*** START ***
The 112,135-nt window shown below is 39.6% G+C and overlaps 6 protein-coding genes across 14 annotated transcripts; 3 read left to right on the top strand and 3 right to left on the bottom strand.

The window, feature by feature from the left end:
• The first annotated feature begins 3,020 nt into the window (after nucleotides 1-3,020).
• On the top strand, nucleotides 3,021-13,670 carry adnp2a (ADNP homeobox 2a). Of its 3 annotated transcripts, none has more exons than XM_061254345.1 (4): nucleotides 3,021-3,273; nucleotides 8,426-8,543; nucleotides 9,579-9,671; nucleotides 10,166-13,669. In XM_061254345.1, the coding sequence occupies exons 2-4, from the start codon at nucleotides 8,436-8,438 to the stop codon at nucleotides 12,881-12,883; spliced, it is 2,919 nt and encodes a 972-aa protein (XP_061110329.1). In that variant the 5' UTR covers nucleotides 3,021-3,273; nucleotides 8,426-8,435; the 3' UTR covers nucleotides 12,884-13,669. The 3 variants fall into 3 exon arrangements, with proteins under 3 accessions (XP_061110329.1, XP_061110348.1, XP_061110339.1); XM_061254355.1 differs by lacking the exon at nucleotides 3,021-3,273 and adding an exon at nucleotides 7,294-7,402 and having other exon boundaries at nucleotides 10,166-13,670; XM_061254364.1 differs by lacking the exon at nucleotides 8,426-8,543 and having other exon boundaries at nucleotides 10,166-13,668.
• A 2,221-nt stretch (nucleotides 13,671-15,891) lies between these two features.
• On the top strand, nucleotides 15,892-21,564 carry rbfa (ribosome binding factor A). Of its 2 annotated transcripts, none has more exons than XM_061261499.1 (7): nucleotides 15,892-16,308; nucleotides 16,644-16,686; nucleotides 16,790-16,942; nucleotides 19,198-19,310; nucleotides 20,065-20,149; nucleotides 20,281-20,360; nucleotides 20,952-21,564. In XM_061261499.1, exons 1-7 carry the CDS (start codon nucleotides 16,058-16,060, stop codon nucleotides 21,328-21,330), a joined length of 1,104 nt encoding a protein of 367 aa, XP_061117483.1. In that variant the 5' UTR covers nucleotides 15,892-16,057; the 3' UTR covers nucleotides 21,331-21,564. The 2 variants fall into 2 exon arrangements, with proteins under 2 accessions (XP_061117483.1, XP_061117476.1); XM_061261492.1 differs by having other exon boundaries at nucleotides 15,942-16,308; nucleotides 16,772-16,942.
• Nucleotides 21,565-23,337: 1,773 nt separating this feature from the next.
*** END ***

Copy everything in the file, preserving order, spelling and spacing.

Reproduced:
The 112,135-nt window shown below is 39.6% G+C and overlaps 6 protein-coding genes across 14 annotated transcripts; 3 read left to right on the top strand and 3 right to left on the bottom strand.

The window, feature by feature from the left end:
• The first annotated feature begins 3,020 nt into the window (after nucleotides 1-3,020).
• On the top strand, nucleotides 3,021-13,670 carry adnp2a (ADNP homeobox 2a). Of its 3 annotated transcripts, none has more exons than XM_061254345.1 (4): nucleotides 3,021-3,273; nucleotides 8,426-8,543; nucleotides 9,579-9,671; nucleotides 10,166-13,669. In XM_061254345.1, the coding sequence occupies exons 2-4, from the start codon at nucleotides 8,436-8,438 to the stop codon at nucleotides 12,881-12,883; spliced, it is 2,919 nt and encodes a 972-aa protein (XP_061110329.1). In that variant the 5' UTR covers nucleotides 3,021-3,273; nucleotides 8,426-8,435; the 3' UTR covers nucleotides 12,884-13,669. The 3 variants fall into 3 exon arrangements, with proteins under 3 accessions (XP_061110329.1, XP_061110348.1, XP_061110339.1); XM_061254355.1 differs by lacking the exon at nucleotides 3,021-3,273 and adding an exon at nucleotides 7,294-7,402 and having other exon boundaries at nucleotides 10,166-13,670; XM_061254364.1 differs by lacking the exon at nucleotides 8,426-8,543 and having other exon boundaries at nucleotides 10,166-13,668.
• A 2,221-nt stretch (nucleotides 13,671-15,891) lies between these two features.
• On the top strand, nucleotides 15,892-21,564 carry rbfa (ribosome binding factor A). Of its 2 annotated transcripts, none has more exons than XM_061261499.1 (7): nucleotides 15,892-16,308; nucleotides 16,644-16,686; nucleotides 16,790-16,942; nucleotides 19,198-19,310; nucleotides 20,065-20,149; nucleotides 20,281-20,360; nucleotides 20,952-21,564. In XM_061261499.1, exons 1-7 carry the CDS (start codon nucleotides 16,058-16,060, stop codon nucleotides 21,328-21,330), a joined length of 1,104 nt encoding a protein of 367 aa, XP_061117483.1. In that variant the 5' UTR covers nucleotides 15,892-16,057; the 3' UTR covers nucleotides 21,331-21,564. The 2 variants fall into 2 exon arrangements, with proteins under 2 accessions (XP_061117483.1, XP_061117476.1); XM_061261492.1 differs by having other exon boundaries at nucleotides 15,942-16,308; nucleotides 16,772-16,942.
• Nucleotides 21,565-23,337: 1,773 nt separating this feature from the next.